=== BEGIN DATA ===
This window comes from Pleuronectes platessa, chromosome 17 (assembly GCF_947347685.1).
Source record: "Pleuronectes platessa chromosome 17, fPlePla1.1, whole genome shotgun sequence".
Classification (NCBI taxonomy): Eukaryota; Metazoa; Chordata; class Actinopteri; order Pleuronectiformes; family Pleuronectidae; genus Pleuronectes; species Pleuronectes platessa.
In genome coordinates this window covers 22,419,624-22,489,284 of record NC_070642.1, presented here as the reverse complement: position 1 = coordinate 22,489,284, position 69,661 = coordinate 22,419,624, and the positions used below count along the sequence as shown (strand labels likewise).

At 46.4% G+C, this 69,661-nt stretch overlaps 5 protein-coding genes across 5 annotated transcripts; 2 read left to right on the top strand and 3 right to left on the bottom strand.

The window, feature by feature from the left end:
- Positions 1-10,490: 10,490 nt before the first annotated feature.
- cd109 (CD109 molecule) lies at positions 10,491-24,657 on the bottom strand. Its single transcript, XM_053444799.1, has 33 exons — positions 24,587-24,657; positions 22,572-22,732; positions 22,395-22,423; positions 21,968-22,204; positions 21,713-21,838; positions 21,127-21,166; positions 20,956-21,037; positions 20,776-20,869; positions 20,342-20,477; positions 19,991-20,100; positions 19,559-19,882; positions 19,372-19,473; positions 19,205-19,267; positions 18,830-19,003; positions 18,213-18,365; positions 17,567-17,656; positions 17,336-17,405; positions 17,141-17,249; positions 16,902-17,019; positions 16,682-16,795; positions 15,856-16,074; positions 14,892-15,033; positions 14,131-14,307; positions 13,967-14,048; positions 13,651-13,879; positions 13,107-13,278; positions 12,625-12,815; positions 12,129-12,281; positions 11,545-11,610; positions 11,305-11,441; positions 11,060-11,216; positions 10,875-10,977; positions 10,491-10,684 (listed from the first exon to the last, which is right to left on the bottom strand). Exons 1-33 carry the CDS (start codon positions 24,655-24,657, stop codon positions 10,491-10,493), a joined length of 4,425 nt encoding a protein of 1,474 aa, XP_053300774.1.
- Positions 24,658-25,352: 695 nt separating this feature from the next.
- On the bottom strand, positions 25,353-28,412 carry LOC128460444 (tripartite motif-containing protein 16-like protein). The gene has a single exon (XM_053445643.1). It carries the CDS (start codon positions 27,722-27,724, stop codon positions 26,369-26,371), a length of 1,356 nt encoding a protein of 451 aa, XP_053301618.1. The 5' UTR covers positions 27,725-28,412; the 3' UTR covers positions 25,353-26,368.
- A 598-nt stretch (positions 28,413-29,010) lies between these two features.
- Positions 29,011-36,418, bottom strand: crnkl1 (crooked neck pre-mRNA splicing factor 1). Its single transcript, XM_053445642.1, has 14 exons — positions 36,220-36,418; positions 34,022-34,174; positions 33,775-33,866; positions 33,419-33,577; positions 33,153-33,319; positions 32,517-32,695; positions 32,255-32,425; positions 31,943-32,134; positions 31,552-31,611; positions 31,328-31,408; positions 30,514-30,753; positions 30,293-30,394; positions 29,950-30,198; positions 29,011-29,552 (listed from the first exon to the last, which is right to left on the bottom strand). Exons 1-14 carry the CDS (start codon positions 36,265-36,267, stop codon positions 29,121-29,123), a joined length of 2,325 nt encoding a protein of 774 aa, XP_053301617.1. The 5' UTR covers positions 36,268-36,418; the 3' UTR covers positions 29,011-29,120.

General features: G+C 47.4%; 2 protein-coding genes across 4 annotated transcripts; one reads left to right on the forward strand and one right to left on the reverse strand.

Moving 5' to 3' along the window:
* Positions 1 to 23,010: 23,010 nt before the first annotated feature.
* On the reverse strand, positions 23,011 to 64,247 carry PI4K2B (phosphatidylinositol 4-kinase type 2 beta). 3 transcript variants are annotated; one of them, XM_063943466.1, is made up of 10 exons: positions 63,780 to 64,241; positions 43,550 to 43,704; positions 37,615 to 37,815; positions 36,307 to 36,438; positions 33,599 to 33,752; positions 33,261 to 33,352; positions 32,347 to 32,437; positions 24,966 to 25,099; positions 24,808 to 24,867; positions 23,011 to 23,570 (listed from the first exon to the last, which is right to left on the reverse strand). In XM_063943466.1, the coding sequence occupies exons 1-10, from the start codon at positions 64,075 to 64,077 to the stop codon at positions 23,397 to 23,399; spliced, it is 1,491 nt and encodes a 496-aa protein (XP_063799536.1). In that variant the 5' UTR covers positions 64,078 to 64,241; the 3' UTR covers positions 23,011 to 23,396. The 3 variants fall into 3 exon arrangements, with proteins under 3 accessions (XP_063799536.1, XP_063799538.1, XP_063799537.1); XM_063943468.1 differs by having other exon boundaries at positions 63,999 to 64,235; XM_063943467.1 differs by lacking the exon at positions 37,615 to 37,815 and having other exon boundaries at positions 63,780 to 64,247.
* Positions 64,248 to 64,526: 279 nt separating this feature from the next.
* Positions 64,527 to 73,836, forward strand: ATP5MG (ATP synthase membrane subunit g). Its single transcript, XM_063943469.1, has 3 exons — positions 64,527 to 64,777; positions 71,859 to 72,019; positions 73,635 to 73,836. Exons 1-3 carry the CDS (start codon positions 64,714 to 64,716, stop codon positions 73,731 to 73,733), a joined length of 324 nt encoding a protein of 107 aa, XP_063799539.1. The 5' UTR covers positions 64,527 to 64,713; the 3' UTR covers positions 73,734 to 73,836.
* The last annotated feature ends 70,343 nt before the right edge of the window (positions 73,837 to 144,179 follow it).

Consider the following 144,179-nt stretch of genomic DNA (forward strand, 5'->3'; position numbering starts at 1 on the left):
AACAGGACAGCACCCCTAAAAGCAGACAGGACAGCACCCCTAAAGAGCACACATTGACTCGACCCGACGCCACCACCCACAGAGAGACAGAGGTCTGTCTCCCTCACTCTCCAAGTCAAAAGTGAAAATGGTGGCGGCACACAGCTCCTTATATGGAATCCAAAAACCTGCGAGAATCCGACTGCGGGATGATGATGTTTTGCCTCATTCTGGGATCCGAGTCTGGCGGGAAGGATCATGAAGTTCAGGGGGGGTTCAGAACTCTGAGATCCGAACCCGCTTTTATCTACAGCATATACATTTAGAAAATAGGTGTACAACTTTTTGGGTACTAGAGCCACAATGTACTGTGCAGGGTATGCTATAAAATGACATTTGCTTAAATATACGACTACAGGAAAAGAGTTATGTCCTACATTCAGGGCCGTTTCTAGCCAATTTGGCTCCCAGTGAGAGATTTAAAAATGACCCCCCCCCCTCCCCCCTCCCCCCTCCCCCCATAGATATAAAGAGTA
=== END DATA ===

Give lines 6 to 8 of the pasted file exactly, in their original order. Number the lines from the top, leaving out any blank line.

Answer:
The window, feature by feature from the left end:
- Positions 1-10,490: 10,490 nt before the first annotated feature.
- cd109 (CD109 molecule) lies at positions 10,491-24,657 on the bottom strand. Its single transcript, XM_053444799.1, has 33 exons — positions 24,587-24,657; positions 22,572-22,732; positions 22,395-22,423; positions 21,968-22,204; positions 21,713-21,838; positions 21,127-21,166; positions 20,956-21,037; positions 20,776-20,869; positions 20,342-20,477; positions 19,991-20,100; positions 19,559-19,882; positions 19,372-19,473; positions 19,205-19,267; positions 18,830-19,003; positions 18,213-18,365; positions 17,567-17,656; positions 17,336-17,405; positions 17,141-17,249; positions 16,902-17,019; positions 16,682-16,795; positions 15,856-16,074; positions 14,892-15,033; positions 14,131-14,307; positions 13,967-14,048; positions 13,651-13,879; positions 13,107-13,278; positions 12,625-12,815; positions 12,129-12,281; positions 11,545-11,610; positions 11,305-11,441; positions 11,060-11,216; positions 10,875-10,977; positions 10,491-10,684 (listed from the first exon to the last, which is right to left on the bottom strand). Exons 1-33 carry the CDS (start codon positions 24,655-24,657, stop codon positions 10,491-10,493), a joined length of 4,425 nt encoding a protein of 1,474 aa, XP_053300774.1.